To Drive A Manual Is to Learn a New Language
Driving a stick is like learning a language.
Rowing one’s own gearbox engages the driver directly into the automotive equation. Whether it’s the satisfying mechanical ‘snick’ that comes with the metal gate of a Ferrari, or the light flick of the Miata, the stick connects a driver to a car in a way automatic, sequential, paddle or Doppelkupplungsgetriebe transmissions simply cannot.
It can be an arduous process, learning how to sing with a car. The action of depressing the clutch, disengaging the motor, moving the lever, shifting a set of spinning cogs and gently letting out the clutch again while feeling the motor engage is a bio-mechanical duet that, in a V12 Ferrari on a crisp fall day, the song can swell to operatic levels.
Of course, like any form of speech, there are those that take pleasure in conversation and those that do not. For many years, drivers didn’t have a choice—every car had a manual transmission. Nowadays, if you want to speak with your automobile, the transmission lever is the only way. It’s direct communication; removing the computers, the wires, the decision-making software. You can drive angrily, and the car will be there with you, shrieking and howling…or you can drive smoothly, the wind gently flowing through your hair. The tone of the conversation is up to you.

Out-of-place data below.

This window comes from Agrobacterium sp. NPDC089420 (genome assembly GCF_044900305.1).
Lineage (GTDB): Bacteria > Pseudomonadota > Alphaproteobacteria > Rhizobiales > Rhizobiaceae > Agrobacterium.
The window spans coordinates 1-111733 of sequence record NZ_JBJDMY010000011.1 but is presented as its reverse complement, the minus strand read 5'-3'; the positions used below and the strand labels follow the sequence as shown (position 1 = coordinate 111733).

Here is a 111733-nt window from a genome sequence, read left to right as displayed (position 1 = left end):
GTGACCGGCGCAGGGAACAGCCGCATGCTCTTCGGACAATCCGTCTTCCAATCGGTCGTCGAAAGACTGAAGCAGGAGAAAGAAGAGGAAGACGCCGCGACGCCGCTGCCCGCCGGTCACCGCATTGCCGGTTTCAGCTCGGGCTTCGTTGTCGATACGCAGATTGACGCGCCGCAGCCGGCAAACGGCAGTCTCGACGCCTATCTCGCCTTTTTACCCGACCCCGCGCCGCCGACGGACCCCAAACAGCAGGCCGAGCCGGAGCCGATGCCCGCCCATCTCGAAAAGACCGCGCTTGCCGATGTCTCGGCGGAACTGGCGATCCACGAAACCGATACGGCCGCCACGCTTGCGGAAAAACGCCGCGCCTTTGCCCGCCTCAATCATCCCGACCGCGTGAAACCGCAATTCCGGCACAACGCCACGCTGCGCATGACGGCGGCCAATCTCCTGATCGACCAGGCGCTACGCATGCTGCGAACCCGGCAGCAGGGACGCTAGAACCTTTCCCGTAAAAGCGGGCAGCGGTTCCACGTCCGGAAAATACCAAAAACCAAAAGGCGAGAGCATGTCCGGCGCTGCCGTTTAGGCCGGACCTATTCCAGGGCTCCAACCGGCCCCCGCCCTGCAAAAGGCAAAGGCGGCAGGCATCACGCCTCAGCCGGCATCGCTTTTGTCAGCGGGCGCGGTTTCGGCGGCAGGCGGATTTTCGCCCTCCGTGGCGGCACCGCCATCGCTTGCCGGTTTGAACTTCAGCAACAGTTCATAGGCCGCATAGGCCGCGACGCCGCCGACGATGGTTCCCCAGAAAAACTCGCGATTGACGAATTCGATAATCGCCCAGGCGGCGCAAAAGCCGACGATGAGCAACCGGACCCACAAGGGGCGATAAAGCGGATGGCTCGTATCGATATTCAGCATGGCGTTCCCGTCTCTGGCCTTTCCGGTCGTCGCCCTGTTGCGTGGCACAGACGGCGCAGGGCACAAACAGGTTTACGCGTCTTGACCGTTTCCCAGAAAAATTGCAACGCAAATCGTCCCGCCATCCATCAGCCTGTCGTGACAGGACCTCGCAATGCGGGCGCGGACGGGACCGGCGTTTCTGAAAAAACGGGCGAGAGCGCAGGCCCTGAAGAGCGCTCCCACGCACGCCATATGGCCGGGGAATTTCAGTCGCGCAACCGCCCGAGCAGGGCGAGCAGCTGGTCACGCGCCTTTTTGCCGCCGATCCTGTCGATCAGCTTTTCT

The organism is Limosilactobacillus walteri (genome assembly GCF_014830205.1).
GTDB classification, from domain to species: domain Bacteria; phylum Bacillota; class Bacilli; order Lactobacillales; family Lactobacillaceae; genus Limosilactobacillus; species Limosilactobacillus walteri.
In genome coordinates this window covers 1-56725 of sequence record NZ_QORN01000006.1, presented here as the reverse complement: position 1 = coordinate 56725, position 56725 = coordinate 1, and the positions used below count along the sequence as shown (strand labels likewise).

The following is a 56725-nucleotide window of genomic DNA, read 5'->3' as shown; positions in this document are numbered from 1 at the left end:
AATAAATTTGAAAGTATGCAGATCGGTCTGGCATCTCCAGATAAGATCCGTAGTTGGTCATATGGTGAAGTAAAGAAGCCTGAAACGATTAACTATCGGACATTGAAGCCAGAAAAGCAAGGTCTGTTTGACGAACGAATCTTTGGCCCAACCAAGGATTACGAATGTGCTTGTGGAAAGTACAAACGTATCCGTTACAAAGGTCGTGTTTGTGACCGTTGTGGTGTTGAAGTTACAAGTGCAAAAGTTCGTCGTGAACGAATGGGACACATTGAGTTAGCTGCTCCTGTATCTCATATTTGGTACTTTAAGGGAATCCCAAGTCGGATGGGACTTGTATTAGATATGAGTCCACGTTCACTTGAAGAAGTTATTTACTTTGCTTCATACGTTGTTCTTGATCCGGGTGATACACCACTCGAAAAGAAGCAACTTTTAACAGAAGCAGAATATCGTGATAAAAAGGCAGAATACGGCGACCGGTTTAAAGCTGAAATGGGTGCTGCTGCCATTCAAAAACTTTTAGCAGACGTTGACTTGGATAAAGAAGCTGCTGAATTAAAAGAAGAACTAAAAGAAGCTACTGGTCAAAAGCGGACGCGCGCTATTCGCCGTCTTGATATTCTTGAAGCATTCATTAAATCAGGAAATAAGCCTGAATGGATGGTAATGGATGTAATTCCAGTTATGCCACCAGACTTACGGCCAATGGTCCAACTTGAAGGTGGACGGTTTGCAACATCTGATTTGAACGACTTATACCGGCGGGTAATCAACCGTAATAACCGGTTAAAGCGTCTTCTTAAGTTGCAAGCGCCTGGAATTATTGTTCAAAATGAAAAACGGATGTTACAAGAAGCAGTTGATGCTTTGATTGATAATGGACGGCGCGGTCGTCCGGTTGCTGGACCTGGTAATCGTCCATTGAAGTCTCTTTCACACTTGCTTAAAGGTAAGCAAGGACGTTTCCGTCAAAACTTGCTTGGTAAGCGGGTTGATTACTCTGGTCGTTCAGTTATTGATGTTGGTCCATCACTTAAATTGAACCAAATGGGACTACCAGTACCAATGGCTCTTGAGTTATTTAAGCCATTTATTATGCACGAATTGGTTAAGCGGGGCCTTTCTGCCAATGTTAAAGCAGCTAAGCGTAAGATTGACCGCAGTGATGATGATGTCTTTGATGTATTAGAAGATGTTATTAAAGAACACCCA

These days, the stick is an anachronism, an ode to a different era. The very notion that a vehicle requires actual effort has become a foreign concept to the vast majority of drivers, which means fewer men and women will ever learn to enjoy the sublime joy of a new language.
Too bad—it’s the only language I know.